Ophthalmologist – ophthalmologists are specialist eye doctors who provide full eye care, including eye exams. They do prescribe corrective lenses, but are also able to diagnose and treat complex eye diseases and perform eye surgery.
Why is it important to get regular eye checks and when should I get them?
Many serious eye diseases can creep up on you, and by the time you experience any symptoms it can often be too late to reverse them. According to the World Health Organisation, 75% of blindness in the world is preventable with early intervention. This is why regular eye examinations are so critical and can be the difference between partial or even total vision loss.
There are many factors to consider when determining how frequently you should have your eyes tested, including your age, general health and family history of illness (such as glaucoma, diabetes and cardiovascular diseases), but the below offers a general guideline.
Toddlers – The Ministry of Health funds free vision checks as part of its B4 School Check for kids around the age of four, but it’s recommended that a child gets their first full eye exam at the optometrist at the age of three. Uncorrected vision can cause learning difficulties, so it’s best to catch any issues early on.
Children & Teens – children will have their distance vision assessed at school when they are 11 or 12, but if you have any concerns, it’s important they get their eyes checked by an optometrist or ophthalmologist. If there are no prior issues with your child’s vision, have them assessed every one to two years. It’s common to start needing prescription eyewear as a teen, as near-sightedness (myopia) can often develop around this age.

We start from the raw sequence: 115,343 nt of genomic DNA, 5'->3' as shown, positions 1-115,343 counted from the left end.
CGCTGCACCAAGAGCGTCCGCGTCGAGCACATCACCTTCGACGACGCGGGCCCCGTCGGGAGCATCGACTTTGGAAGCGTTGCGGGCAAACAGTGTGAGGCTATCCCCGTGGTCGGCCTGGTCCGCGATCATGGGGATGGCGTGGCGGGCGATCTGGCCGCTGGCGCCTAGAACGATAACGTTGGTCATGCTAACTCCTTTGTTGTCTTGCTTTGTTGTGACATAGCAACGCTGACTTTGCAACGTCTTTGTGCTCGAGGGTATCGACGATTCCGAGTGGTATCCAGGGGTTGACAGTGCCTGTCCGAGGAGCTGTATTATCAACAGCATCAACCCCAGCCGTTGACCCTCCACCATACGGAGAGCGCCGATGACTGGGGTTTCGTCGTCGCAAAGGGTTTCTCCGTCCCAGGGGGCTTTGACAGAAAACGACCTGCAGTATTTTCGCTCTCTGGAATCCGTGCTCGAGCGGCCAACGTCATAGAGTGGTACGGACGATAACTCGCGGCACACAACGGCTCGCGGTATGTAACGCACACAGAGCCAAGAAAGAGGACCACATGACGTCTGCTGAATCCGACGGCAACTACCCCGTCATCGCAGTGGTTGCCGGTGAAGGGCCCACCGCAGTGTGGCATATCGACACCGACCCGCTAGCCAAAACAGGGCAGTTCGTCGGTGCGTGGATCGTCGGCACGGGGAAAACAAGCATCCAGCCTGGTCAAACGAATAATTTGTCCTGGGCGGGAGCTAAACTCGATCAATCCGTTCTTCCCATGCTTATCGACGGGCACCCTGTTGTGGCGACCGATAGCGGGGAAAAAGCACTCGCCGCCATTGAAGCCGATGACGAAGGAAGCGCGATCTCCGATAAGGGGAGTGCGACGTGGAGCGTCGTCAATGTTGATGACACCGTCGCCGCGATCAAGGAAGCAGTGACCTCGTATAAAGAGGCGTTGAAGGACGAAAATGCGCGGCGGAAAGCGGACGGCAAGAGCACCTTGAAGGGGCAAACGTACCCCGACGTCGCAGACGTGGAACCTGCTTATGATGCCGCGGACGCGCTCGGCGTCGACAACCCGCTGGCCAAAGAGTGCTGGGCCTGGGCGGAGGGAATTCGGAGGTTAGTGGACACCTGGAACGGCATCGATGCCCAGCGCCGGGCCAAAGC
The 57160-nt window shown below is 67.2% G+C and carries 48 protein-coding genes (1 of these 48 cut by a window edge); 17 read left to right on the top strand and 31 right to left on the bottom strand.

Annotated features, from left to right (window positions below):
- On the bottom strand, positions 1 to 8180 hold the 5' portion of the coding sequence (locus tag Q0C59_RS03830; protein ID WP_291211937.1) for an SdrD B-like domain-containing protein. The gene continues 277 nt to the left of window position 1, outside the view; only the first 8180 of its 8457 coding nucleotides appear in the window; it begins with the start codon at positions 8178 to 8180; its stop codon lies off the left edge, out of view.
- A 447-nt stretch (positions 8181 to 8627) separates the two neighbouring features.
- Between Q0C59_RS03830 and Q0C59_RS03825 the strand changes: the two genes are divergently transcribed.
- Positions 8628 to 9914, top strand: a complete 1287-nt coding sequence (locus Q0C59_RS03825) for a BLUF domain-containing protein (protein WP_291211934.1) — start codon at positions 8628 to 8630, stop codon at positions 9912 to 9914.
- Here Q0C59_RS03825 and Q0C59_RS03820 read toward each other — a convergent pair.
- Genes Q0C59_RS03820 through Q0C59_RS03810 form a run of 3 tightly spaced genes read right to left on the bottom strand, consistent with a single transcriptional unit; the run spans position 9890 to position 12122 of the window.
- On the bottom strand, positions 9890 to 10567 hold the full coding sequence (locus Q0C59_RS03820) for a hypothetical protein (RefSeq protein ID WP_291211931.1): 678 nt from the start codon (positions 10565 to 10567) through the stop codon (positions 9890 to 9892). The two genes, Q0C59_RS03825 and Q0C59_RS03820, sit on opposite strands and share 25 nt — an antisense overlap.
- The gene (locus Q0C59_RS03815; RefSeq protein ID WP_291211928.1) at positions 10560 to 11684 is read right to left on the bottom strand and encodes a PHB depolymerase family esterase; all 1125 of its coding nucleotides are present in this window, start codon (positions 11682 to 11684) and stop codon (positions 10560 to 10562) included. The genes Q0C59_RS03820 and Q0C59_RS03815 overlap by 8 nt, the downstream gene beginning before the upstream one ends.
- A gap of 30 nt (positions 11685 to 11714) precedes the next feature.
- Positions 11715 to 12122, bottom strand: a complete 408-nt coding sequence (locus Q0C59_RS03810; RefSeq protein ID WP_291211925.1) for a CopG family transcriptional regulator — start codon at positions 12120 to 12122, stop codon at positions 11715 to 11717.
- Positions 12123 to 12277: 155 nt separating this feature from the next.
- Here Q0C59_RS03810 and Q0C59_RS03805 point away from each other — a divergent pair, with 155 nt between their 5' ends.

Adults – The need for regular eye exams increases as you get older (especially over the age of 40 as you become more at risk of eye issues), but if you’re otherwise healthy and don’t have any vision issues or symptoms, have your eyes routinely checked as follows:
- 20s & 30s: every five to 10 years
- 40 to 54: every two to four years
- 55 to 64: every one to three years
- 65 plus: every one to two years
During pregnancy – changes in hormone levels can sometimes impact vision, causing dry eyes, blurring, spots or floaters. While these symptoms will likely go away after childbirth, it’s important to visit your GP or eye doctor if you’re concerned or symptoms continue.
What are my options?
Whether you have 20/20 vision or always wear glasses or contact lenses, it’s important to stay on top of your eye health to monitor any changes and catch any potential issues before they get out of hand.
Health insurance that includes optical cover is an easy and affordable way to save on regular eye exams and prescription glasses or contacts. Depends on the insurer’s cover, you could claim up to 80% back on your optical examinations, glasses and contact lenses, up to certain amount per year.